This is motherhood: Thoughts from the floor of a four-year-old's bedroom

Julie Maclellan

This is motherhood. This five-in-the-morning moment, sitting silently on the floor of your bedroom as you rage at me in a screaming-wailing-crying-kicking-hitting meltdown of four-year-old emotional overload.

This is motherhood. This place in the darkness where I listen to you cry and I ache. I ache to hold you in my arms until you stop. I ache to leave you there crying on your own as I return to bed, to burrow under the comforter and bury my head in the pillow and pretend, pretend so hard that I heard nothing, that you’re not awake, that if I ignore this moment it too will pass. I ache to yell, to shout at you to stop, to quit making that godawful noise and go to sleep and no you can’t have the #*!@ Cinderella light on because it’s too bright and it’s keeping you awake and you’ve been up for two hours and we both need our sleep and I’m sick and I’m aching and I’m exhausted and I need you to just. Quit. Already.

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This is motherhood. This place in the cold pre-dawn where I don’t do any of those things because right now, what you need from me is just me. Here. Present. While you let out everything you need to let out until you can come to me and crawl into my lap and tell me what it is that’s wrong.

This is motherhood. This cold, uncomfortable moment in the dark when you crawl into my lap as your rage subsides into whimpers and you tell me you can’t sleep without the light on because of the scary crocodile shadow in the corner. This moment when your tiny body, so stiff with rage, softens and melts into mine as you curl into my lap like the baby you were not so very long ago.

This is motherhood. This knowing, in the darkness, that this is hard.

It’s hard for you. To be small. To be scared. To be alone in the dark and want your mommy.

It’s hard for me. To be mommy. To be stronger than I am, right here, right now, for the small stubborn fierce frightened little person who needs me to get my pillow and my blanket and lie down on the floor next to her bed so, in this moment, she can fall asleep without her light on and not worry about the shadows.

This is motherhood. This uncomfortable half-sleep as I listen to you breathe and I remember other times when I repeated to myself in a silent mantra, a prayer born of desperation: This too shall pass.

The first night you had croup when I lay right here, next to your bed, and listened to you breathe, never quite falling asleep lest I miss the moment when your breathing changed and you struggled for air.

That time I came down with a vicious bug and barely had the energy to hold myself upright to breastfeed you. When I sat on this floor and leaned against the dresser and tried not to throw up long enough to give you the milk you were yelling for.

That night you were cutting your molars and I spent the evening not eating my birthday dinner, holding a small screaming bundle of pain against my chest, trying to offer relief where medicine had failed, trying to give comfort where none could be found.

That night at the end of your first week of “big-girl daycare” when you just couldn’t take it anymore and you screamed and raged and wailed because nothing was right, because I sang the wrong lullaby and put the blankets in the wrong order and put the wrong bear next to your pillow and brought you the water in the wrong cup and you were oh so very exhausted but you wouldn’t, couldn’t, give in to sleep and you waged battle against bedtime, on and on and on and on, until we both ended up in tears.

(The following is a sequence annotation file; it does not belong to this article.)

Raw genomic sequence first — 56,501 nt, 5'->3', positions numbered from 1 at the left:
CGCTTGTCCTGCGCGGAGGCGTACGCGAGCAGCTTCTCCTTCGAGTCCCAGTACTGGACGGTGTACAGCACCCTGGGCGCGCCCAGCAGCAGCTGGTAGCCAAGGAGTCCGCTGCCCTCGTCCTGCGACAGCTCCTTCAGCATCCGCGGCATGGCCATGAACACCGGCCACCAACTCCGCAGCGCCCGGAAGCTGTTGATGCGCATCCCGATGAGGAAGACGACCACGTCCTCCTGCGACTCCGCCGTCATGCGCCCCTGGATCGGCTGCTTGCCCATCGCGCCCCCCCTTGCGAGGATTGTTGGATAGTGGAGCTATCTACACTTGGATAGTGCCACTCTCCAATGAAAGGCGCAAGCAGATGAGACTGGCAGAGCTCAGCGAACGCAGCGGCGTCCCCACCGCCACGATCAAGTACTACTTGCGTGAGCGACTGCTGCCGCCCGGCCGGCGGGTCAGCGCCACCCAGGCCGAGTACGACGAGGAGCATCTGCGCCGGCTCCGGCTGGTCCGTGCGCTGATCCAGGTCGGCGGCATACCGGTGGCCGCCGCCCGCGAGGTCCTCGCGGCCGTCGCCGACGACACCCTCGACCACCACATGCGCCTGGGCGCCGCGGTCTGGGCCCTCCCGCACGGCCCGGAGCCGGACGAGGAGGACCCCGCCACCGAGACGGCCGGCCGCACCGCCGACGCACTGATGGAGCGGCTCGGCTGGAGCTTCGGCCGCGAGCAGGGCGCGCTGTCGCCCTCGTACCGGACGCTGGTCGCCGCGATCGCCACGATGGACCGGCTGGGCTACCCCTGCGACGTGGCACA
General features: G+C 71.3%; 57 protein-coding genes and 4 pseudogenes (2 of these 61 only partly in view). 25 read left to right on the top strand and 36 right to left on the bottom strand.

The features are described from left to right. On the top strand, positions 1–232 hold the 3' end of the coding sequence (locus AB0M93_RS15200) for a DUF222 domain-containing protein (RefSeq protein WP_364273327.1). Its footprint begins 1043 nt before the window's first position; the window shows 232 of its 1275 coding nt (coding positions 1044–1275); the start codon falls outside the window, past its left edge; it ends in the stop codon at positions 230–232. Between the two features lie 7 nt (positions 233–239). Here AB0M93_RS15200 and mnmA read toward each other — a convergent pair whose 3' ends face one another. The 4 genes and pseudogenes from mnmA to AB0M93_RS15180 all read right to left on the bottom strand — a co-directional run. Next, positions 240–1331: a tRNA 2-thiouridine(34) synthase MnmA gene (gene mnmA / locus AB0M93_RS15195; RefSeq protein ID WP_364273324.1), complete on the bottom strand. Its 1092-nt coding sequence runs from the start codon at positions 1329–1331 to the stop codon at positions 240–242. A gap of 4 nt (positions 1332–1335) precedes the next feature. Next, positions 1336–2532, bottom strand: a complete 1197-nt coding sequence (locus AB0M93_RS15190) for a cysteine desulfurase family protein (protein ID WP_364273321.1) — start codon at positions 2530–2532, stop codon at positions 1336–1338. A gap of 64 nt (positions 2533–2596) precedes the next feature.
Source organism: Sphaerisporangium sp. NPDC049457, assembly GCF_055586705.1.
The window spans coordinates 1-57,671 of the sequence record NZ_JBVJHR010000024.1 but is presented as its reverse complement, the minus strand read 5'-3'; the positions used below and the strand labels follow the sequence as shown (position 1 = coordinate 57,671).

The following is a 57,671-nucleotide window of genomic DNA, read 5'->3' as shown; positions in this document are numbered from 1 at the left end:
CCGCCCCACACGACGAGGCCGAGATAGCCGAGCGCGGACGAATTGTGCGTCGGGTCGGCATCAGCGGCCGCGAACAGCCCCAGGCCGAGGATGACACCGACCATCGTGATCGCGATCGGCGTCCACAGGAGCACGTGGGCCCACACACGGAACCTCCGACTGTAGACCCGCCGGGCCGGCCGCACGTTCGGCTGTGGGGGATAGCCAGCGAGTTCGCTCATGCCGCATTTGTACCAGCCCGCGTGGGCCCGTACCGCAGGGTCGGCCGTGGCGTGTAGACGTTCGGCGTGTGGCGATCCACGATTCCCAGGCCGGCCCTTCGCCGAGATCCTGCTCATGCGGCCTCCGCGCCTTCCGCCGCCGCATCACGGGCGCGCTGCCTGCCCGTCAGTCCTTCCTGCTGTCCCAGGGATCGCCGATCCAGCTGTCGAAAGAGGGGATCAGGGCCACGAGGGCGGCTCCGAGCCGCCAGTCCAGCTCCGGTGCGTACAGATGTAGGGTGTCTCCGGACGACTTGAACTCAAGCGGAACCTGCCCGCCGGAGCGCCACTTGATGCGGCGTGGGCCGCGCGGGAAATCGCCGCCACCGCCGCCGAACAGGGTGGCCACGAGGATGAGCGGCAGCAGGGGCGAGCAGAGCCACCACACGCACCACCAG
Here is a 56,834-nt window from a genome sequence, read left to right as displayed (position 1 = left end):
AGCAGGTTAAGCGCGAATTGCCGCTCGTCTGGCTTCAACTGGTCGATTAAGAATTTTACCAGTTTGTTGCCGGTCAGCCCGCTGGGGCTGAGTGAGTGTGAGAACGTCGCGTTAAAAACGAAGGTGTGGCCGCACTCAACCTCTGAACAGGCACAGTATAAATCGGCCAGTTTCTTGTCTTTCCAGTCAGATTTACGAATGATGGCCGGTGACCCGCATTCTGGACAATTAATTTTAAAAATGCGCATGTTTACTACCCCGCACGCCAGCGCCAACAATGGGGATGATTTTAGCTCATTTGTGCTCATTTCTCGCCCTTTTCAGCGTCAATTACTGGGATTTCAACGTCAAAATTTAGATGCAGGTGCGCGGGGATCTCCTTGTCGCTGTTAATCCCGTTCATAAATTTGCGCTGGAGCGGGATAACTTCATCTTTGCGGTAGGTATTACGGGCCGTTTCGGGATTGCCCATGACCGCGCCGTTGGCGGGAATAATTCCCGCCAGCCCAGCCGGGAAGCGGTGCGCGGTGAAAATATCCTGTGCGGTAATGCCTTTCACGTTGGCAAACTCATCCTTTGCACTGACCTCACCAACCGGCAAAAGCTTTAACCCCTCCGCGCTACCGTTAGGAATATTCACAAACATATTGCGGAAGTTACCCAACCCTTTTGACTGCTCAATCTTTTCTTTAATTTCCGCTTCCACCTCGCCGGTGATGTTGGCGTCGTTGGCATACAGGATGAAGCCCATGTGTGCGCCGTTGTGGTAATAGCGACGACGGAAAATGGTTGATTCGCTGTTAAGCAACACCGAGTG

This is motherhood. This realization, as I lie here on the floor with one arm wrapped around my pillow, that these years may be fleeting but these minutes, these hours, are so often exhaustingly, endlessly, relentlessly long.

You sleep. You know nothing of the thoughts that pass through a mother’s mind in the too-long-yet-still-not-long-enough hours before the sun comes up and the morning comes again with its get up get dressed get breakfast clean up the spilled sugar wipe the porridge off your dress pack your lunch it’s time to take the recycling out we’ve got to get our shoes on I’m going to be late for work.

Then Daddy calls you from the back porch to come see something.

You scamper off. I finish packing the lunch and filling the water bottle and I follow.

I see you next to Daddy. You’re staring, mesmerized, at two large spiders, spinning picture-perfect webs at the edge of our porch, the silken strands glistening with dew.

The sun sparkles on the webs and on your hair and on your glowing face with the big blue eyes that still tug at my heart the way they did that very first afternoon some four years ago.

This is motherhood. This sense of wonder. Of awe. Of amazement that every day the world is full of joy just waiting to happen.

This is motherhood. This realization, clichéd though it may be to say it, that I am blessed. That we have never faced grave illness, trauma, danger, hunger, tragedy, loss. That the moments of half-sleep on a hard bedroom floor have been outweighed a thousandfold by the moments of laughter, of discovery, of adventure.

This is motherhood. This knowing that life is full of spilled sugar and uneaten porridge and imperfect people making imperfect decisions in imperfect moments. And the knowing that we will keep on stringing those imperfect moments together into a life that is messy and flawed and full of mistakes and thoroughly, completely our own.

This is motherhood.

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